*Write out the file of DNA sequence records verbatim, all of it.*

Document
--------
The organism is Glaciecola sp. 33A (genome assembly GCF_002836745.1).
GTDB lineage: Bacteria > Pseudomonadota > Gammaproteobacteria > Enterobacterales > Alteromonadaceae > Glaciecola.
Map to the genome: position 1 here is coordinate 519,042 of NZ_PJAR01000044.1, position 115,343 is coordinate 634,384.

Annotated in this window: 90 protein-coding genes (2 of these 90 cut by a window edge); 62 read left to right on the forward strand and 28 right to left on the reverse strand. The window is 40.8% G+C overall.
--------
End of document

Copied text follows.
The organism is Glaciecola sp. 33A (genome assembly GCF_002836745.1).
GTDB lineage: Bacteria > Pseudomonadota > Gammaproteobacteria > Enterobacterales > Alteromonadaceae > Glaciecola.
Map to the genome: position 1 here is coordinate 519,042 of NZ_PJAR01000044.1, position 115,343 is coordinate 634,384.

Annotated in this window: 90 protein-coding genes (2 of these 90 cut by a window edge); 62 read left to right on the forward strand and 28 right to left on the reverse strand. The window is 40.8% G+C overall.